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Chapter 1. What (or who) will my baby look like?
If there’s one thing a baby doesn’t look like, it’s a normal human being! Newborn babies are generally born with disproportionately large (and misshapen) heads, short legs and big toes. If you have your baby via the traditional route, the head can often be quite pointy, which is one cosmetic ‘benefit’ (for lack of a more suitable word) when having a caesarean.
Chapter 2. HEAD
Your baby will be born with a soft malleable skull, which helped with compressing enough to traverse the birth canal. It will take about four months for the rear portion of these soft spots, known as fontanelles, to close, and about 18 months for the front one.
Chapter 3. SKIN
“Newborn skin varies in appearance according to how many weeks pregnant you were when your baby was born. Premature babies have thin, transparent-looking skin and may be covered with lanugo, a fine, downy hair.” // www.babycenter.com.au
“Full-term and late babies will have only a few traces of vernix in the folds of their skin. Late babies may also have a slightly wrinkly appearance and very little, if any, lanugo.” // www.babycenter.com.au
One thing to look for on a newborn baby’s skin, are birthmarks. It could be anything from a mole, to off colored patches of skin. A common thing found in about 50% of babies, is milia, which are tiny white spots on their faces that can somewhat resemble small pimples. Don’t fear, these are only temporary.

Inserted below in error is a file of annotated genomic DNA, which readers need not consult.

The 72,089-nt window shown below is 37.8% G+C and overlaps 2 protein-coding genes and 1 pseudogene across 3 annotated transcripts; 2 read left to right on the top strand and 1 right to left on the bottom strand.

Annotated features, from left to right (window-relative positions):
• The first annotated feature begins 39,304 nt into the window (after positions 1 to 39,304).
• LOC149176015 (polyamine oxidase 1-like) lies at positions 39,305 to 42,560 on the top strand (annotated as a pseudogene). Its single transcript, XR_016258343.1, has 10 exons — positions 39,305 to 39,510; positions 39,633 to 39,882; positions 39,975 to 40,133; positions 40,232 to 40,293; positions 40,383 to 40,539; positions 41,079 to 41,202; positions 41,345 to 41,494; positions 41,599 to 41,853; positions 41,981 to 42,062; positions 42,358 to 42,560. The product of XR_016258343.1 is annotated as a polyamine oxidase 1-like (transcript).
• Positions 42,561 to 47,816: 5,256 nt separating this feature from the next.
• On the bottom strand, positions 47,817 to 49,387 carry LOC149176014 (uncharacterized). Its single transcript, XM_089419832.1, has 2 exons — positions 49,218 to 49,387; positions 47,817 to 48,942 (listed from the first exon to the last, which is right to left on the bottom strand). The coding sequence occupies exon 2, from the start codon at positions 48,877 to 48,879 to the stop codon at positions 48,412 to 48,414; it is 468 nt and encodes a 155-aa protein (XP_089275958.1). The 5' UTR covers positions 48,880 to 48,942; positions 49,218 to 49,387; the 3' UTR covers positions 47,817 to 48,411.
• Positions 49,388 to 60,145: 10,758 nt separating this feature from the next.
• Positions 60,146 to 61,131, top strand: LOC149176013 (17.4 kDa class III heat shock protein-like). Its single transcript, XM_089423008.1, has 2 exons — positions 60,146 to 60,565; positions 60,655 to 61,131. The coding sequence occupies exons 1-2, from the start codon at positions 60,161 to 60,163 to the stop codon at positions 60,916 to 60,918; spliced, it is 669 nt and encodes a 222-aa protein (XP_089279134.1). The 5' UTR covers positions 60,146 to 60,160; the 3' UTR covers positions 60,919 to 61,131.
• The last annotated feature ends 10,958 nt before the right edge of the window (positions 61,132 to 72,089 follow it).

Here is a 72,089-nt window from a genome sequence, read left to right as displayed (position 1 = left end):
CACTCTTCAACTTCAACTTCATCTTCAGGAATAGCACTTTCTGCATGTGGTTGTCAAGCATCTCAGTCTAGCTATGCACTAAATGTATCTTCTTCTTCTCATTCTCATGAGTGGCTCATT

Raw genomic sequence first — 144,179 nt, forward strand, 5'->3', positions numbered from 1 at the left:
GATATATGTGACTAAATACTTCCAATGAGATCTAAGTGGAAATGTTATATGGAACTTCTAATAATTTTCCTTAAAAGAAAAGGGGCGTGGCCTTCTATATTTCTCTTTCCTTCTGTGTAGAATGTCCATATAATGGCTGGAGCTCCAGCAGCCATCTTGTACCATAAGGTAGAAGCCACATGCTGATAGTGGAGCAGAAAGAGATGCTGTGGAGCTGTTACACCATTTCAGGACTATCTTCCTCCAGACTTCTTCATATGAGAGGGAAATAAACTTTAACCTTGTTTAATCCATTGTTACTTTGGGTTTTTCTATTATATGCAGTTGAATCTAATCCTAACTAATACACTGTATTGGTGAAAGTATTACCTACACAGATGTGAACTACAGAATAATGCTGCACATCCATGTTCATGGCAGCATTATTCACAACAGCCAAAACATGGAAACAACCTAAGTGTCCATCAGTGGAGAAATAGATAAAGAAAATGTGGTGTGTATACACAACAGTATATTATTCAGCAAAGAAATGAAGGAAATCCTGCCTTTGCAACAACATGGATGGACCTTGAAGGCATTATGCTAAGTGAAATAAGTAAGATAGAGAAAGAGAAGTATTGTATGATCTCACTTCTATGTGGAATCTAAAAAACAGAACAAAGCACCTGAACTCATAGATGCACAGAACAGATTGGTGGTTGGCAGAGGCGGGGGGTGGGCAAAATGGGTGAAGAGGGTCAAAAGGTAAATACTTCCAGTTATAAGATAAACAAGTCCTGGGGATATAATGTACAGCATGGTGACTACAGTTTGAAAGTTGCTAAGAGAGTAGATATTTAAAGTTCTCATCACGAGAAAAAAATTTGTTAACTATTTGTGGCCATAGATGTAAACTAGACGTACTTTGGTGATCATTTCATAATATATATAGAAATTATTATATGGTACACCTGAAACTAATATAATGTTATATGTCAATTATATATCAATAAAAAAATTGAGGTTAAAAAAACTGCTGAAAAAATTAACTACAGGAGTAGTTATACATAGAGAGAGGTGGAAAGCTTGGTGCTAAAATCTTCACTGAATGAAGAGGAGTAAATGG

Chapter 4. HAIR
Don’t be alarmed if you and your husband are both blonde and your baby comes out with a head of black hair, or vice versa, as hair colour can depend on previous generations of genes in the families. The fact is, the colour of the hair your baby is born with really might mean nothing in the long term. over time your baby’s hair will change to its more permanent color.
Chapter 5. EYES
A baby’s eye color might not be fully revealed until they’re a few months old. When born, babies typically have dark blue eyes. The first exposure to light for your baby’s eyes will quickly change the initial perceived color.
“Most African and Asian babies usually have dark grey or brown eyes at birth, their dark eyes becoming a true brown or black after the first six months or year. Mixed race children can have a variety of different eye colours. It’s even possible for babies to be born with eyes of two different colours, although this is rare.” // www.babycenter.com.au
And now, here is what you might expect to see when your little one leaves the womb for the big wide world!